Drudge won’t budge

Web's rumor-monger tells D.C. journos he's the future

WASHINGTON — After one of the most hostile introductions in recent history at the National Press Club, on-line rumor-monger Matt Drudge declared that he represents the future of journalism.

“Matt, know this … there are many in this hallowed room who do not consider you a journalist,” said NPC president Doug Harbrecht as he intro’d Drudge as someone without a formal education or professional ethics.

But as Washington’s media establishment claims Drudge lacks the credentials to be a real journalist, Drudge replied he has beat journalists at their own game. After all, Drudge claimed Tuesday, he was the first to report that Republican presidential candidate Bob Dole had picked Jack Kemp as his running mate; first to announce to an American audience that Princess Diana had died; and the quickest to report advance word on upcoming films “that even studio execs, some of them, admit they get from me.”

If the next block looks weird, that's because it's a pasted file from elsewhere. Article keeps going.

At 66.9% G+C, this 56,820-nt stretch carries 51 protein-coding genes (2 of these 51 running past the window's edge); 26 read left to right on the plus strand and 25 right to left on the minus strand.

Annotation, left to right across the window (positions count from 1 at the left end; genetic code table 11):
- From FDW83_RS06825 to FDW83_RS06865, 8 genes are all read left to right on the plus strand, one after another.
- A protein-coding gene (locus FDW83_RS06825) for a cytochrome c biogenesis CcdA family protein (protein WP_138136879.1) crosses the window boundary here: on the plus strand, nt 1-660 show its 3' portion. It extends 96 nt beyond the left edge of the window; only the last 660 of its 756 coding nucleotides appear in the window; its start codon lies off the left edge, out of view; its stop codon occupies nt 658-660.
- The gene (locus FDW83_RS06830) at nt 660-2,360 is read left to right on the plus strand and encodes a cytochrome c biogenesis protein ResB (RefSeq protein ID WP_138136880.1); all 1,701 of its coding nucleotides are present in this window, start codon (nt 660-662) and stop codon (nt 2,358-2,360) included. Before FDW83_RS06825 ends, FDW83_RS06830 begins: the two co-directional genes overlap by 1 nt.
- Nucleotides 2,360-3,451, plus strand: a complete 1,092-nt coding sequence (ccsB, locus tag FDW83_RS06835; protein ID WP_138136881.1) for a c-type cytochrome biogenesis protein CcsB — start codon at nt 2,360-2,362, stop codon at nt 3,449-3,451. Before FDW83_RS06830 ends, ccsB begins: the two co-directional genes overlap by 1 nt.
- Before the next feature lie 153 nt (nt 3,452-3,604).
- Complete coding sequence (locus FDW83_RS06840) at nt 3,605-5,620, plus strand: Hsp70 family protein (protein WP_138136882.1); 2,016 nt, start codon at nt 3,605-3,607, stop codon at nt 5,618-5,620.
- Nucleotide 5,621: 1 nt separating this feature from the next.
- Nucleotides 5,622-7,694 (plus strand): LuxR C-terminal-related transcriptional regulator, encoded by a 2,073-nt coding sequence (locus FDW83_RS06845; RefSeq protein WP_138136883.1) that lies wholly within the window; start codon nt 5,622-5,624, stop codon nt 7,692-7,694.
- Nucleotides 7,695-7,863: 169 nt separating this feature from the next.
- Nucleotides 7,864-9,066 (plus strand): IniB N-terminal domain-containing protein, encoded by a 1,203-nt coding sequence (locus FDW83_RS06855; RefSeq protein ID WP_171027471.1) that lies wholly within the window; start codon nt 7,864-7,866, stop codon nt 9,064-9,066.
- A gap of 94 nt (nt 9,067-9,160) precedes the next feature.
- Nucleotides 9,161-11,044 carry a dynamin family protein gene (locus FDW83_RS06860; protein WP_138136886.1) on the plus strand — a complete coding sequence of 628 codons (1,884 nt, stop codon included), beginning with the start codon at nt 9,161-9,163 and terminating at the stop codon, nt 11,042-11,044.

The Drudgereport.com Web site claims more than 1 million hits a day, and Drudge said he is only feeding a hunger in America for “unedited information.”

Drudge told his audience that he got his start by sifting through the trash at CBS, where he managed the gift shop. He hit paydirt when he discovered that company memos were being thrown out in regular trash cans. Drudge began to regularly post Eye web memos on his Web site.

But Drudge has become as well known for his ability to get stories terribly wrong as for his ability to break them. He is being sued for $30 million by a White House aide for reporting that the aide beat his wife.

Drudge defended himself against hostile questions from the Press Club audience by proclaiming, “I am not a professional,” adding, “I can print something without an editor; that’s where we are right now … let the future begin.”